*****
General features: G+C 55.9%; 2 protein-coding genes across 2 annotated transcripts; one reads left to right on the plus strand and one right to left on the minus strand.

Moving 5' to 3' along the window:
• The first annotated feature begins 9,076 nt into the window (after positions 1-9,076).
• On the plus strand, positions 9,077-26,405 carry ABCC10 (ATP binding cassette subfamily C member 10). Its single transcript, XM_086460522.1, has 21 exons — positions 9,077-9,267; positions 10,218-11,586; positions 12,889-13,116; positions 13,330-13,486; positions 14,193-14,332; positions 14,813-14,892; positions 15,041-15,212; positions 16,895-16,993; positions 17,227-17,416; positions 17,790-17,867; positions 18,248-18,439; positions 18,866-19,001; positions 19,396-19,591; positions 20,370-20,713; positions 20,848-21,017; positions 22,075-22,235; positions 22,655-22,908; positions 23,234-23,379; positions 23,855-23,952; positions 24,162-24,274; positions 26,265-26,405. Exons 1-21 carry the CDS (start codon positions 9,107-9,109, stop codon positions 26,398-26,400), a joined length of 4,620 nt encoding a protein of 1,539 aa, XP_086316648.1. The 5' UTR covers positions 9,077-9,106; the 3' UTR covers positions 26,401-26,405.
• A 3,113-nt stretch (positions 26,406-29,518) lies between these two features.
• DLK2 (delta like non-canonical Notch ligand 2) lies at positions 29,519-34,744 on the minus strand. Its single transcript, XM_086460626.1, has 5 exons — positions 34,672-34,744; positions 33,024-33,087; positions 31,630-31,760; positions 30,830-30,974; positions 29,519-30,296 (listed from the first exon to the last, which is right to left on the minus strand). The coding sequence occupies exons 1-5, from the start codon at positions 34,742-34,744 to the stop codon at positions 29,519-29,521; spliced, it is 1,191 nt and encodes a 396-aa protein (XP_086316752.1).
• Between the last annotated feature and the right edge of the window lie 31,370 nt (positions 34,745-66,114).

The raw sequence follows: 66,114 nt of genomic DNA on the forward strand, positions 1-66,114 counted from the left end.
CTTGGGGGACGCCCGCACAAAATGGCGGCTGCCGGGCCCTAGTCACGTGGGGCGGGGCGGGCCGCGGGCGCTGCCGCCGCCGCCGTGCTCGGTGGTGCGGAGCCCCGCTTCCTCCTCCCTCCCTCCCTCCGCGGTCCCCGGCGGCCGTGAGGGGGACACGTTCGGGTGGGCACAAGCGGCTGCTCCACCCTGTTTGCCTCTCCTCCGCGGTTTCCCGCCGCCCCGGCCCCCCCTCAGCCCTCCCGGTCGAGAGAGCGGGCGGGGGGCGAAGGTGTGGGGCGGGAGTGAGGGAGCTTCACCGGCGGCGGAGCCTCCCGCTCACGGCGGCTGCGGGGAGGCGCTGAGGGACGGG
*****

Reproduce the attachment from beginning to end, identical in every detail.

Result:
General features: G+C 55.9%; 2 protein-coding genes across 2 annotated transcripts; one reads left to right on the plus strand and one right to left on the minus strand.

Moving 5' to 3' along the window:
• The first annotated feature begins 9,076 nt into the window (after positions 1-9,076).
• On the plus strand, positions 9,077-26,405 carry ABCC10 (ATP binding cassette subfamily C member 10). Its single transcript, XM_086460522.1, has 21 exons — positions 9,077-9,267; positions 10,218-11,586; positions 12,889-13,116; positions 13,330-13,486; positions 14,193-14,332; positions 14,813-14,892; positions 15,041-15,212; positions 16,895-16,993; positions 17,227-17,416; positions 17,790-17,867; positions 18,248-18,439; positions 18,866-19,001; positions 19,396-19,591; positions 20,370-20,713; positions 20,848-21,017; positions 22,075-22,235; positions 22,655-22,908; positions 23,234-23,379; positions 23,855-23,952; positions 24,162-24,274; positions 26,265-26,405. Exons 1-21 carry the CDS (start codon positions 9,107-9,109, stop codon positions 26,398-26,400), a joined length of 4,620 nt encoding a protein of 1,539 aa, XP_086316648.1. The 5' UTR covers positions 9,077-9,106; the 3' UTR covers positions 26,401-26,405.
• A 3,113-nt stretch (positions 26,406-29,518) lies between these two features.
• DLK2 (delta like non-canonical Notch ligand 2) lies at positions 29,519-34,744 on the minus strand. Its single transcript, XM_086460626.1, has 5 exons — positions 34,672-34,744; positions 33,024-33,087; positions 31,630-31,760; positions 30,830-30,974; positions 29,519-30,296 (listed from the first exon to the last, which is right to left on the minus strand). The coding sequence occupies exons 1-5, from the start codon at positions 34,742-34,744 to the stop codon at positions 29,519-29,521; spliced, it is 1,191 nt and encodes a 396-aa protein (XP_086316752.1).
• Between the last annotated feature and the right edge of the window lie 31,370 nt (positions 34,745-66,114).

The raw sequence follows: 66,114 nt of genomic DNA on the forward strand, positions 1-66,114 counted from the left end.
CTTGGGGGACGCCCGCACAAAATGGCGGCTGCCGGGCCCTAGTCACGTGGGGCGGGGCGGGCCGCGGGCGCTGCCGCCGCCGCCGTGCTCGGTGGTGCGGAGCCCCGCTTCCTCCTCCCTCCCTCCCTCCGCGGTCCCCGGCGGCCGTGAGGGGGACACGTTCGGGTGGGCACAAGCGGCTGCTCCACCCTGTTTGCCTCTCCTCCGCGGTTTCCCGCCGCCCCGGCCCCCCCTCAGCCCTCCCGGTCGAGAGAGCGGGCGGGGGGCGAAGGTGTGGGGCGGGAGTGAGGGAGCTTCACCGGCGGCGGAGCCTCCCGCTCACGGCGGCTGCGGGGAGGCGCTGAGGGACGGG